Luke 15:17-18: “But when he came to himself, he said, “How many of my Father’s hired servants have more than enough bread, but I perish here with hunger. I will arise and go to my Father, and I will say to him, “Father, I have sinned against heaven and before you”.
If we’re honest, things aren’t always as they seem, or as we’d hoped they would be. It’s easy to deceive ourselves and deny truth to a certain point, but reality is honest. When the prodigal son took a survey of his circumstance and looked at his surroundings, reality wrapped itself around him in stinking muddy pig pens, ragged clothes and hunger pangs. He was no longer deceived about his status, he was literally wallowing at the bottom of the pit. What it took to bring him to his senses, and it took a lot, was reality and raw honesty. Money gone, comforts gone, food gone, he was helpless.
Healing begins with honesty. The physical reality check was compounded by the feelings inside weighing down his heavy heart. He sat in a pigsty puddle overwhelmed with shame and guilt. His self-respect was gone, aspirations halted. Most despairing of all, though, was the feeling of being cut off from the relationship with his father. The son had wished him dead, taken his money and broken ties. The prodigal’s fair-weather friends were gone. He was at the end of his emotional rope, he was hurting, hopeless, and humiliated huddling in the mire.
The prodigal son decided to meet the reality of his situation with a truthful assessment of himself. Honest about his place and honest about his pride changed him. Coming to the end of his resources and the end of his relationships began a transformation. Of all these facts he was telling himself about his squandered wealth, his dashed dreams, and helplessness, the most devastating was the broken relationship with his good, giving and protective Father. Honesty told him everything needed to be different and it made him come to a decision. It brought him to a healing, restorative place and gave him the boldness and motivation to act upon his new awareness and insight. “Father, I have sinned against heaven and before you,” he concludes. Pastor Ryan asked us to assess where we were at with this question in last Sunday’s message. What have you done with your shares, your shame, and what scares you? Where does the insight and awareness of being honest with your heart and your circumstances lead you? In honesty, there is hidden blessing, delight to be discovered, and new beginnings to be found. List the benefits being honest will bring you.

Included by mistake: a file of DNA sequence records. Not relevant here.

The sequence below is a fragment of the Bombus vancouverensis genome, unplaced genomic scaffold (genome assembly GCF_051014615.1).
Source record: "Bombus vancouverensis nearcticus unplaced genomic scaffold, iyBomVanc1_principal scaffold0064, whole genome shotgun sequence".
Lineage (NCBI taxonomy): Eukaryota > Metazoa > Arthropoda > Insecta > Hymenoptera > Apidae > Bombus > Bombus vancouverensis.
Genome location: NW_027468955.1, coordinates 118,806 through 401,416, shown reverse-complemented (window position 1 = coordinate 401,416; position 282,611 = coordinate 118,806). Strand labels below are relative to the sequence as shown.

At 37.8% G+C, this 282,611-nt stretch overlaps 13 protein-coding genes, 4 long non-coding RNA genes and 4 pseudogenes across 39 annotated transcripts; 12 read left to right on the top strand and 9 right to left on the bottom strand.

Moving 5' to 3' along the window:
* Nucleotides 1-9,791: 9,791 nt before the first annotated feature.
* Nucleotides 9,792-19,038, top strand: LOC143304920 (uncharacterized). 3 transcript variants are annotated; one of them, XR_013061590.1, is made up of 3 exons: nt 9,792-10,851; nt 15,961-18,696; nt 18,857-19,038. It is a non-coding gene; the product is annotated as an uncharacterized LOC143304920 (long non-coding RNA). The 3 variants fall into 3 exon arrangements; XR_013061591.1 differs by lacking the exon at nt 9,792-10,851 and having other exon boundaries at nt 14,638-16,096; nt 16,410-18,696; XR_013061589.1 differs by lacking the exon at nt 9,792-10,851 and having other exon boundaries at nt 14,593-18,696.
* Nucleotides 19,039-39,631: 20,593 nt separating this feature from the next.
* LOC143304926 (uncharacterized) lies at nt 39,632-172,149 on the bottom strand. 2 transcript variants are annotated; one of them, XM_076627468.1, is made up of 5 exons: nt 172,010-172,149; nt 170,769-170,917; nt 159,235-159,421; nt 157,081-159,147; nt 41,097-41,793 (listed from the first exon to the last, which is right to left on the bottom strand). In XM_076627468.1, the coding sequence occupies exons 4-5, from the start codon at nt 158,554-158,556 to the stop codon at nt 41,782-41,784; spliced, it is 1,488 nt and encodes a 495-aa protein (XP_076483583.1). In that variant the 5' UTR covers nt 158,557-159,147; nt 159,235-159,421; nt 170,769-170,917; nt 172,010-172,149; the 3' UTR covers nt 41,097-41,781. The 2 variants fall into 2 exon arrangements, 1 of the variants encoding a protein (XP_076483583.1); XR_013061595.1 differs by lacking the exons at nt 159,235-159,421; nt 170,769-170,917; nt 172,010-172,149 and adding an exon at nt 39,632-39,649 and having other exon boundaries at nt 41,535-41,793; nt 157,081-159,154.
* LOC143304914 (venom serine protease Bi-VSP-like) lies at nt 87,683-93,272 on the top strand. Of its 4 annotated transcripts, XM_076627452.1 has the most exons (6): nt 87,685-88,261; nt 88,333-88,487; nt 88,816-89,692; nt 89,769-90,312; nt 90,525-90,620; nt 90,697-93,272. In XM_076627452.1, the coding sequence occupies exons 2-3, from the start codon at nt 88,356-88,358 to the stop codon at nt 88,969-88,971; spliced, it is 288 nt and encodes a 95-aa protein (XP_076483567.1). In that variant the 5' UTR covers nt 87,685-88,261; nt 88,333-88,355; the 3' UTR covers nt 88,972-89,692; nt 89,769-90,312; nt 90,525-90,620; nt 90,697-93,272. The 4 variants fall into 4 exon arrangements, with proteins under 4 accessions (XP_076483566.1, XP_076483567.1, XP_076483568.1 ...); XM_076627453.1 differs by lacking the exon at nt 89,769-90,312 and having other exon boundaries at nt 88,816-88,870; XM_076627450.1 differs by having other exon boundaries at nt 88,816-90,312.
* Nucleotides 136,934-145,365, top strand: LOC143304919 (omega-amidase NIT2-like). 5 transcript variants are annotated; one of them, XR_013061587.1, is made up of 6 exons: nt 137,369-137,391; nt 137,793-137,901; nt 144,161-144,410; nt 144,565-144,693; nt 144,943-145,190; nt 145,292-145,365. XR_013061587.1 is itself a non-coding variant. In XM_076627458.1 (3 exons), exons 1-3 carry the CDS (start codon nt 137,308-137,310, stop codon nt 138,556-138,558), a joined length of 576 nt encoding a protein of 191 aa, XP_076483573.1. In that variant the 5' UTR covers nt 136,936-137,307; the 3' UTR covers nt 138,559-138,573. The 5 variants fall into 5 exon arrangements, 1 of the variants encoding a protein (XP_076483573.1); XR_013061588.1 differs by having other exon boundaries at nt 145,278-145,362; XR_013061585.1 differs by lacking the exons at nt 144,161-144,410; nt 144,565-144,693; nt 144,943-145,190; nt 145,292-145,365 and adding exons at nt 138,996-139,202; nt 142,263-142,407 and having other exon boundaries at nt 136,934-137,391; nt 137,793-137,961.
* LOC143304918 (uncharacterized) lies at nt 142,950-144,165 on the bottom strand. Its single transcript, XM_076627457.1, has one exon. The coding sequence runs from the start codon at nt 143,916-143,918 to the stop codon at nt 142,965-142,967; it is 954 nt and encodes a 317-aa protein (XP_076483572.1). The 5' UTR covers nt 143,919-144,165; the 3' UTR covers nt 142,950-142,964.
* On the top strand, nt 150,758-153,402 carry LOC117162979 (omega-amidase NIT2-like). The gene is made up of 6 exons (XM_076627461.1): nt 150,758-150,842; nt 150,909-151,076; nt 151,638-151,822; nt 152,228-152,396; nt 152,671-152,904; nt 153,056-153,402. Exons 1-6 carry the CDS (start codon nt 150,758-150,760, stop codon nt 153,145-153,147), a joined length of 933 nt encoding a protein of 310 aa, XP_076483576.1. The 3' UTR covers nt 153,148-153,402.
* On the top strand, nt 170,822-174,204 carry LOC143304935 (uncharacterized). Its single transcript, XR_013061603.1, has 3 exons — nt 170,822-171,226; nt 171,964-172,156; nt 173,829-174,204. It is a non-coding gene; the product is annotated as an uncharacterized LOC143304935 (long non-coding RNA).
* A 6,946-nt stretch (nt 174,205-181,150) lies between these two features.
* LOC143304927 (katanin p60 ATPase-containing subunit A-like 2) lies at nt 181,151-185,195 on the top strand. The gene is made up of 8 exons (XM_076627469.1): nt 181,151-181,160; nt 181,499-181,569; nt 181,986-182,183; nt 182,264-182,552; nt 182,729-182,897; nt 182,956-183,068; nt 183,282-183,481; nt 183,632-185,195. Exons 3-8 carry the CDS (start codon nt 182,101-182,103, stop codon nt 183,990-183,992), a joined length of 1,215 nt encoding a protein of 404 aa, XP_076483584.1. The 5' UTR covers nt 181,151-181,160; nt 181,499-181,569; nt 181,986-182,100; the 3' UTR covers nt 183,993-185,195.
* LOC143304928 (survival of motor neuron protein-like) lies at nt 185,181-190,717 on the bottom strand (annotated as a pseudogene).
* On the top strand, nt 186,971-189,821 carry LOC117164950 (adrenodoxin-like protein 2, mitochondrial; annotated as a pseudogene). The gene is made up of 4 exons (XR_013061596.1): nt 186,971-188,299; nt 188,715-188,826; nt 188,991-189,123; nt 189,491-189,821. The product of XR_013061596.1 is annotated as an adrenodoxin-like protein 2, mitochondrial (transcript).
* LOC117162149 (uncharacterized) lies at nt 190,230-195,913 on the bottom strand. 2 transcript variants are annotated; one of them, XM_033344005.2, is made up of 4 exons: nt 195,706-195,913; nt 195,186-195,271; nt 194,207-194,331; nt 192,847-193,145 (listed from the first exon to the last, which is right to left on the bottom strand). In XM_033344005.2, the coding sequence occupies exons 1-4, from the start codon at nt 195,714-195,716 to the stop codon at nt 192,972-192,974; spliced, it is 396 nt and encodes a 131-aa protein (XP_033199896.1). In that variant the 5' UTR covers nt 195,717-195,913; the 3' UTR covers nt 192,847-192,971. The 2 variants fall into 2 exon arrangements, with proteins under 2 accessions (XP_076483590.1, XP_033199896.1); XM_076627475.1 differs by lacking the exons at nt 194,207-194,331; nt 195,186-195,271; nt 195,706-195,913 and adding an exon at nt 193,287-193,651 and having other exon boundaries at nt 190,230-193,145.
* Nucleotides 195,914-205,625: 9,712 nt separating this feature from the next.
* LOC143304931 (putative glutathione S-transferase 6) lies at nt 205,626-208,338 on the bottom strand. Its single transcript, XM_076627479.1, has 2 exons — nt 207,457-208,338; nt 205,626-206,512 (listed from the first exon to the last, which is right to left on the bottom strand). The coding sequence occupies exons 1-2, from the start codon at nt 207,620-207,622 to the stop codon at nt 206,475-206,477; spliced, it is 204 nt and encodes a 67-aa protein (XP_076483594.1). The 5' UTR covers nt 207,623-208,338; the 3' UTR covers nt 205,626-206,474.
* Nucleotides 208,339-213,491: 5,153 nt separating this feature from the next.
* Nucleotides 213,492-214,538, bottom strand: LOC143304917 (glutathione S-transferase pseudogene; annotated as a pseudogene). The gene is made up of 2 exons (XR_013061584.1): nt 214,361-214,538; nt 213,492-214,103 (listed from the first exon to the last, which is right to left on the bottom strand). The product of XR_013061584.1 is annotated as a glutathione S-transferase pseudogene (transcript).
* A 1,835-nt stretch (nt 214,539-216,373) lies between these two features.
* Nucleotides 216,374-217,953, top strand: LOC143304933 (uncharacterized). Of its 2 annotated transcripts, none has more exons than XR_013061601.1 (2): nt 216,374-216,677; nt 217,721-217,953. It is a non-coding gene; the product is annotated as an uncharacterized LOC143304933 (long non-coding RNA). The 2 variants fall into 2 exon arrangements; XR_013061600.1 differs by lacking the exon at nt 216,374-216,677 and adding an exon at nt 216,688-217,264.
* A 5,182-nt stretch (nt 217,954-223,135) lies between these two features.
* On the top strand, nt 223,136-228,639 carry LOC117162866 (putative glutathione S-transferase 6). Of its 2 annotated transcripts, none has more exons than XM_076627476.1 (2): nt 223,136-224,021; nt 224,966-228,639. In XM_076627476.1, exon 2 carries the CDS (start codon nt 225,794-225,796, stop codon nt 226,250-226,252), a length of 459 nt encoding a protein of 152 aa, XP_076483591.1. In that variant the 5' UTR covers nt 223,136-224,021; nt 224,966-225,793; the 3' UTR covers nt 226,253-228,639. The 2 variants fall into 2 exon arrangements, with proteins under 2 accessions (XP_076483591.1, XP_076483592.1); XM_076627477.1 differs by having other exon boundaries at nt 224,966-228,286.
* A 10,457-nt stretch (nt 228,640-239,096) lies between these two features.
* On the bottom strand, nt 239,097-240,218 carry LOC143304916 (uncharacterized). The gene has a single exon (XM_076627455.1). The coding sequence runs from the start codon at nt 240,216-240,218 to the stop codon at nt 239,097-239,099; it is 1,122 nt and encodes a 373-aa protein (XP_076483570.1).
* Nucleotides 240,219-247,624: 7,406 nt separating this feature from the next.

By Donna Burns